On the day of my graduation from The University of Pennsylvania School of Dental Medicine, June 4, 1973, something very serendipitous occurred. I was standing in the cavernous lobby of the school when Dr. Morton Amsterdam walked in with my childhood hero. It was Willie in the flesh. I followed them into the newly opened Meyers Clinic for perio graduate students. At that moment there were only about five of us,  but that number swelled as the word got out. Willie was seated into a dental chair with what seemed to be a hundred gaping onlookers. I never saw a man sweat as much as Willie did in that moment.
I remember being flooded with thoughts. Not only was I standing in close proximity to a celebrity, but he was also my childhood hero. I  even chose the number 24 he wore on his uniform as my lifelong lucky number (many friends had chosen the number “7” for Mickey Mantle). I certainly realized that Willie was as mortal as anyone else as he sat in that very humanizing dental chair. The dental chair is the great equalizer. I was certain that the fear that Willie felt at that moment rivaled any feeling he might have had when he faced a Sandy Koufax with two outs in the bottom of the ninth inning with the game on the line. The periodontal abscess was nothing to smile about for this baseball legend.
I also felt some pride at that moment to be part of a profession that could help people. I vicariously felt I was Dr. Amsterdam at that moment. I imagined meeting Willie sometime in the future and telling him about that day “we” fixed him up. I also remember thinking how a man of substantial means could have a mouth in such poor health, and in such a poor state of repair. Willie’s abscess was the result of poor hygiene and a very ill fitting, unsightly upper partial denture.
That night I remember listening to the Phillies–Mets game, and I felt privileged in knowing why Mays was out of the lineup that night. Sometime later, after graduating, I remember picking up a copy of the now defunct magazine, Sport, and seeing Willie on the cover. He was smiling his new smile. I felt proud that I was entering a great profession that did such wonderful things for people.  That was 1973, long before the reality television shows made “extreme makeovers” so popular.   That’s what I wanted to do with my career; help people at that level. To be a positive force in people’s lives.  How ironic for me to have been that close to Mays at the crossroads of both of our careers.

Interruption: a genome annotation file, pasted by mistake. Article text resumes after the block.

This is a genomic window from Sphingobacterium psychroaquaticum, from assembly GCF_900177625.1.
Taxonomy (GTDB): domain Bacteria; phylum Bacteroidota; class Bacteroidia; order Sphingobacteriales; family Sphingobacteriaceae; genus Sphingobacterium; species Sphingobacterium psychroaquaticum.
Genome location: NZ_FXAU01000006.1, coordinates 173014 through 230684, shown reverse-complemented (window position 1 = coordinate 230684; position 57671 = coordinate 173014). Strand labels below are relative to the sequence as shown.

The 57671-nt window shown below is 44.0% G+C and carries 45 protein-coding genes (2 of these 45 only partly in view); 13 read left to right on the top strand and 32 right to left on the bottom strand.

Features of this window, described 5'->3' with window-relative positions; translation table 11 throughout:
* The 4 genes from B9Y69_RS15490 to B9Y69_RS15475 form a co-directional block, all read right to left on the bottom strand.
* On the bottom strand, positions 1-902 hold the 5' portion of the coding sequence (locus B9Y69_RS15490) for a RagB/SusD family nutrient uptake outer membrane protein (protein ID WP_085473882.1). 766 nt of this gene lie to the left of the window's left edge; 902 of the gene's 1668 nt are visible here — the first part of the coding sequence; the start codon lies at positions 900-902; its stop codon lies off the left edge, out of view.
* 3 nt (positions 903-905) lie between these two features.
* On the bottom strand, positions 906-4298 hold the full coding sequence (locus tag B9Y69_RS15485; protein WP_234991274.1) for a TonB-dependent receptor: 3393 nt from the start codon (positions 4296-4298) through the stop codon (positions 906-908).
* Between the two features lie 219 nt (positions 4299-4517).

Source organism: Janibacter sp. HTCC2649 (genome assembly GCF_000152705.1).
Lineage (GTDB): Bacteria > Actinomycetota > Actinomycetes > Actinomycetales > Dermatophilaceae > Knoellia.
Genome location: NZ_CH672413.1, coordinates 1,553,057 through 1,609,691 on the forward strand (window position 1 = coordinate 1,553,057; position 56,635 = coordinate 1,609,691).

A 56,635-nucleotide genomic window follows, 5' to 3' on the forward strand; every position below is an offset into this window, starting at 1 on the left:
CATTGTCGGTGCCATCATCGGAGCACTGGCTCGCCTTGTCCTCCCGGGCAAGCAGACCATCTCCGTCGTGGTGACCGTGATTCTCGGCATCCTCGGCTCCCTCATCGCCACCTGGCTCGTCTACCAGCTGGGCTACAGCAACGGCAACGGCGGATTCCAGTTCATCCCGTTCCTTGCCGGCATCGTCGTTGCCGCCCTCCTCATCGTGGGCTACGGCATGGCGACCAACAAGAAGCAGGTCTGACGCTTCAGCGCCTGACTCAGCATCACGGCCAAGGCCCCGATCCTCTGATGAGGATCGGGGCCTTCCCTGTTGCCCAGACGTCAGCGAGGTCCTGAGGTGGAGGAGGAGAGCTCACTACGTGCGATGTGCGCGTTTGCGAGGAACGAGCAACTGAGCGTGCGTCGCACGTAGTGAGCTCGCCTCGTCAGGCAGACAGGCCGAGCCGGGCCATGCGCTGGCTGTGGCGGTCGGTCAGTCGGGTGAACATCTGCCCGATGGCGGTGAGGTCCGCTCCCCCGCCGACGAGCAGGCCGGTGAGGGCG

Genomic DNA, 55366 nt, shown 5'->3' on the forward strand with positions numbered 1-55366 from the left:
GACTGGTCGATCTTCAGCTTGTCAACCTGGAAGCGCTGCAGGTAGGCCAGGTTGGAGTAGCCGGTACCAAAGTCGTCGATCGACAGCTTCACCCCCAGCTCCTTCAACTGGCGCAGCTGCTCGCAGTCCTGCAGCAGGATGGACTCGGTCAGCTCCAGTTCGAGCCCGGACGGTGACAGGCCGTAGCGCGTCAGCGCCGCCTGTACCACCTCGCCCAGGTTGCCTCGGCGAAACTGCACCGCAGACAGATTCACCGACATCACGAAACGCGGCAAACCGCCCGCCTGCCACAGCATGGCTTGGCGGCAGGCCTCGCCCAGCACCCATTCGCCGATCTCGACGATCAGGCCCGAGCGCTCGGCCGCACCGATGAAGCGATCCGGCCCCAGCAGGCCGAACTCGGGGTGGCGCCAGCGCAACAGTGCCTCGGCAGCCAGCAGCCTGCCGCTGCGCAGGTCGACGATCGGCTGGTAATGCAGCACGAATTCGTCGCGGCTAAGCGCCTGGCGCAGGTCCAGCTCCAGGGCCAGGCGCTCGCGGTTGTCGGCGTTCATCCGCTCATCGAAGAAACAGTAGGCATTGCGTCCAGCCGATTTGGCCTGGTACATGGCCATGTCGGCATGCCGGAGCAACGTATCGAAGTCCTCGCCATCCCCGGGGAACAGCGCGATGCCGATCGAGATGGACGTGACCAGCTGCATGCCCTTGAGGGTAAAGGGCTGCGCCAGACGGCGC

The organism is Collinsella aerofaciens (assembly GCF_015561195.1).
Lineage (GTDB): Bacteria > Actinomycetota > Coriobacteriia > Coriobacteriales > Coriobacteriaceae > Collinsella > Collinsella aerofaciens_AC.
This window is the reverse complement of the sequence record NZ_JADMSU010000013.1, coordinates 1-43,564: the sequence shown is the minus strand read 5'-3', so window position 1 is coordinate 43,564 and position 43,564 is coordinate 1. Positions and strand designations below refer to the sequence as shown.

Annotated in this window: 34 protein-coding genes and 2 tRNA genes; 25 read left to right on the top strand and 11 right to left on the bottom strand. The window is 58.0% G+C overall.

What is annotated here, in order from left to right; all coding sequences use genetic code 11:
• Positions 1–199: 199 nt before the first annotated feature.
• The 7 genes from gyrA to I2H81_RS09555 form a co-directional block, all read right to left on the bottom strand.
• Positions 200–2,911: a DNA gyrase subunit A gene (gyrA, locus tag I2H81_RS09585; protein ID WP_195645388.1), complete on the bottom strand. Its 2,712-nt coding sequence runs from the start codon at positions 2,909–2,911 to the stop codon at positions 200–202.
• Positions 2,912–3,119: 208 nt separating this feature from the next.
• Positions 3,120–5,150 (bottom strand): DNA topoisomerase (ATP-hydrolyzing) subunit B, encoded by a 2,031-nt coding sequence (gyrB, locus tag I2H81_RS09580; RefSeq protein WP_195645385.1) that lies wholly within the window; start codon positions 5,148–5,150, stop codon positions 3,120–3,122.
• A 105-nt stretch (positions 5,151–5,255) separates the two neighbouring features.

Willie Mays retired from baseball in a 1973.  In an emotional farewell ceremony at Shea Stadium in New York, Willie bid goodbye to the game he loved so much.  I felt sad for him, but certainly happy about the adventure I was about to embark upon in my new career.  I felt lucky that I would have the opportunity to practice dentistry for many years, and not have to be forced into retirement because of age or injury.  I imagined all of the successful cases that I too could be so proud of in my future.
The years following that encounter did not turn out as expected. Like the young dentist at the workshop I mentioned in the Introduction, I knew that something was missing, but I was too focused on earning a living, just surviving. During those early years I made a decent living but I wasn’t creating a life that was very satisfying. It seemed as if I was always on a treadmill. I was constantly trying to produce more and more dentistry.  Production seemed to dominate my every working hour.  Like so many dentists, I was focused on the product of my work…money.  Every seminar that I took emphasized how to make more money – but that came with a price – more stress. I was hardly living the life I thought I would have… like Willie’s.